Pioneer III

Some articles on pioneer iii, pioneers:

Pioneer III (railcar) - Electric Multiple Unit
... Finding no takers for the Pioneer III coach, Budd re-worked the design into an Electric Multiple Unit for commuter operations by fitting a propulsion system ... antiquated fleet of MP54 suburban MU's prompted the railroad to order 6 Pioneer III MU's from Budd in 1958 ... Measuring roughly 85 feet in length and 10 feet in width, the Pioneer III coach resembled the stainless steel coaches used by the Pennsylvania Railroad for its premier New York City-Washington, D.C ...
Pioneer III (railcar)
... The Pioneer III railcar was a short/medium distance coach designed and built by the Budd Company in 1956 with an emphasis on weight savings ... The 6 production Pioneer III units were the first all stainless steel bodied EMU railcar built in North America and at 90,000 pounds, the lightest ...
Pioneer III (railcar) - Electric Multiple Unit - Service History
... Although the Pioneer III design was advanced for its time, operating headaches and a ready stream of available GG-1 locomotive-hauled coaches spelled a premature end to the Pioneer III coaches in long-distance ... the PRR contracted with the Budd Company to build a more advanced version of the Pioneer III design ... Using the Pioneer III as a model, the new "Silverliner", as the stainless steel MU coaches were called, differed greatly from the Pioneers ...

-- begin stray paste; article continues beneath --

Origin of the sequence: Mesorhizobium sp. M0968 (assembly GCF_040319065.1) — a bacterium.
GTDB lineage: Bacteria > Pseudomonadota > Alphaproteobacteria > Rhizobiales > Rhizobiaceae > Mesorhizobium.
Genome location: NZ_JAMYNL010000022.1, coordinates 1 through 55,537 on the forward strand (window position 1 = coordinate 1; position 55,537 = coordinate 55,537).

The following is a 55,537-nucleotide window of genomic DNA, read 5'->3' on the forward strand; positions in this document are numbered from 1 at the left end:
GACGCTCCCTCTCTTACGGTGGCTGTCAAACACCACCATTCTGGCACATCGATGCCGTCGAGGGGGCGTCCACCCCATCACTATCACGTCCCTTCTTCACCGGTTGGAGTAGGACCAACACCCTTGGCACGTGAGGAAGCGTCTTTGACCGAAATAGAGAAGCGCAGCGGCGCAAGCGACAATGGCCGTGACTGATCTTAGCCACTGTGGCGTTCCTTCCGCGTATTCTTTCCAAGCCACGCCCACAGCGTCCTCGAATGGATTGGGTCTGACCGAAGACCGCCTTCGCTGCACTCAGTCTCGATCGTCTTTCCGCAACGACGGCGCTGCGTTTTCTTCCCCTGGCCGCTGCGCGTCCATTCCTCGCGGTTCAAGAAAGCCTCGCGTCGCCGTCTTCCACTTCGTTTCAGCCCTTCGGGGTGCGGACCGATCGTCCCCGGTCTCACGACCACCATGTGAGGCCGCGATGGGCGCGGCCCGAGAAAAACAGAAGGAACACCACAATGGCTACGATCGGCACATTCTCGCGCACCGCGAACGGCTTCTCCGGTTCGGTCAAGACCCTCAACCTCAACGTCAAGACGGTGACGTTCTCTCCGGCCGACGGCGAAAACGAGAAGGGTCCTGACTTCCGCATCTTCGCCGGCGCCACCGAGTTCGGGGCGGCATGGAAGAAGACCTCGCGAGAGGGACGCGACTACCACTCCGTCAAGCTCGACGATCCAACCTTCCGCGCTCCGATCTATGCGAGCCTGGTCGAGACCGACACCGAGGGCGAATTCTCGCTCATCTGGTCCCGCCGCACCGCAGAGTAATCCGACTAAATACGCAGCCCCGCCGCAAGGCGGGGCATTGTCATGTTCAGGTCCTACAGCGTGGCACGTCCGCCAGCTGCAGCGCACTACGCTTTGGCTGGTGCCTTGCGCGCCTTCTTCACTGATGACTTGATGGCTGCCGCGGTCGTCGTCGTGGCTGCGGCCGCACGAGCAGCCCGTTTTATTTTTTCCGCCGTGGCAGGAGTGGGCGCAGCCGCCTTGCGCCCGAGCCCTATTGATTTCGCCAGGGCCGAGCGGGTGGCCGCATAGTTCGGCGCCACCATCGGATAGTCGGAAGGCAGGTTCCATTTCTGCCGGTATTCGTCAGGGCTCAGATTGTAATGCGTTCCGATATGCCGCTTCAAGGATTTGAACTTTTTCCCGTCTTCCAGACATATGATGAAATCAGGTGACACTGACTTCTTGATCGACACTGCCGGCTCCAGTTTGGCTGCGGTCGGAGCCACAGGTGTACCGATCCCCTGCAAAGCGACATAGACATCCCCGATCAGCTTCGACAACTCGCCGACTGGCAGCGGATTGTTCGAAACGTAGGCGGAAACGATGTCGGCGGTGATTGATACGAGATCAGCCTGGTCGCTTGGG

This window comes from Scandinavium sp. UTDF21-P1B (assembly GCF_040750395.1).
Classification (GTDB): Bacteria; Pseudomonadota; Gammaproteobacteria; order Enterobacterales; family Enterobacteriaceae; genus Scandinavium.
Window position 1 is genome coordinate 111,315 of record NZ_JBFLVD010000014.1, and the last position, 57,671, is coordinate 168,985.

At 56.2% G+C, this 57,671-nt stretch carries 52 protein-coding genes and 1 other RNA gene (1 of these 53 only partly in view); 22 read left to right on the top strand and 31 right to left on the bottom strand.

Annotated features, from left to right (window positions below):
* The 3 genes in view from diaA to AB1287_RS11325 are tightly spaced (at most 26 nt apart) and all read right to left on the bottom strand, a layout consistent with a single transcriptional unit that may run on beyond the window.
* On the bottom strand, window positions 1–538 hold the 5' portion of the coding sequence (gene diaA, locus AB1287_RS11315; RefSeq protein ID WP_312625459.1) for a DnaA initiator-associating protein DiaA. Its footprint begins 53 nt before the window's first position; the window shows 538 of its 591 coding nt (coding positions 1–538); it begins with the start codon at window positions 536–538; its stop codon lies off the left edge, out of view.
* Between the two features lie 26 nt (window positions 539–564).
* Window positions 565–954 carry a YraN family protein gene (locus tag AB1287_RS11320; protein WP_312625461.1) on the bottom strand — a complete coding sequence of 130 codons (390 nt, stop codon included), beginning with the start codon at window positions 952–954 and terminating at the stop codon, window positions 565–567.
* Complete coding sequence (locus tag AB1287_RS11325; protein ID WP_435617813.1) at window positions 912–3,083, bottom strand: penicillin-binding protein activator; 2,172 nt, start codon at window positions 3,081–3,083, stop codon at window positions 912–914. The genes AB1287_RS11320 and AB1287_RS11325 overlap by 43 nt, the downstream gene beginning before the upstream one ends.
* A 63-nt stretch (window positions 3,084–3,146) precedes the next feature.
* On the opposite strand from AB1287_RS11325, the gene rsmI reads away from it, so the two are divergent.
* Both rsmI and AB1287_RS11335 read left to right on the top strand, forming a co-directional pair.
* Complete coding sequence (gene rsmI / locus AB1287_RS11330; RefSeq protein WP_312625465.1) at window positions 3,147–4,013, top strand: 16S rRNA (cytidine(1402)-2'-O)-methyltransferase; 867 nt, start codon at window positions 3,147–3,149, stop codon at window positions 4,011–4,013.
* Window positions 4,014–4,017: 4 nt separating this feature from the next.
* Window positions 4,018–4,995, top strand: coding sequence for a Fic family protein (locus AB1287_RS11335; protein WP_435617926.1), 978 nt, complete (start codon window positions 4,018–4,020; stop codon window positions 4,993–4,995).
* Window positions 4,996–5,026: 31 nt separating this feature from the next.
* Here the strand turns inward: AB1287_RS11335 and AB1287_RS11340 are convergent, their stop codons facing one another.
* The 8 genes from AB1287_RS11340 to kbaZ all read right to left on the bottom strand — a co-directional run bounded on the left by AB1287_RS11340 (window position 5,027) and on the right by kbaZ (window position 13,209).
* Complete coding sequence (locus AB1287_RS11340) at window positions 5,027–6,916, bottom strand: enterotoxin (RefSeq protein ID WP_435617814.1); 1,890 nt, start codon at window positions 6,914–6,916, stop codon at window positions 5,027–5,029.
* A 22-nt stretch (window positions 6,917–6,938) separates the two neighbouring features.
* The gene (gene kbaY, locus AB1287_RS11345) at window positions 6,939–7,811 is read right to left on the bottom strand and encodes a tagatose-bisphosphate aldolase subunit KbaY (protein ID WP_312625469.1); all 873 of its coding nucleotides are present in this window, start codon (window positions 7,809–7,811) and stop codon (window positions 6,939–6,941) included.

Famous quotes containing the words iii and/or pioneer:

    Napoleon wanted to turn Paris into Rome under the Caesars, only with louder music and more marble. And it was done. His architects gave him the Arc de Triomphe and the Madeleine. His nephew Napoleon III wanted to turn Paris into Rome with Versailles piled on top, and it was done. His architects gave him the Paris Opera, an addition to the Louvre, and miles of new boulevards.
    Tom Wolfe (b. 1931)

    Mead had studied for the ministry, but had lost his faith and took great delight in blasphemy. Capt. Charles H. Frady, pioneer missionary, held a meeting here and brought Mead back into the fold. He then became so devout that, one Sunday, when he happened upon a swimming party, he shot at the people in the river, and threatened to kill anyone he again caught desecrating the Sabbath.
    —For the State of Nebraska, U.S. public relief program (1935-1943)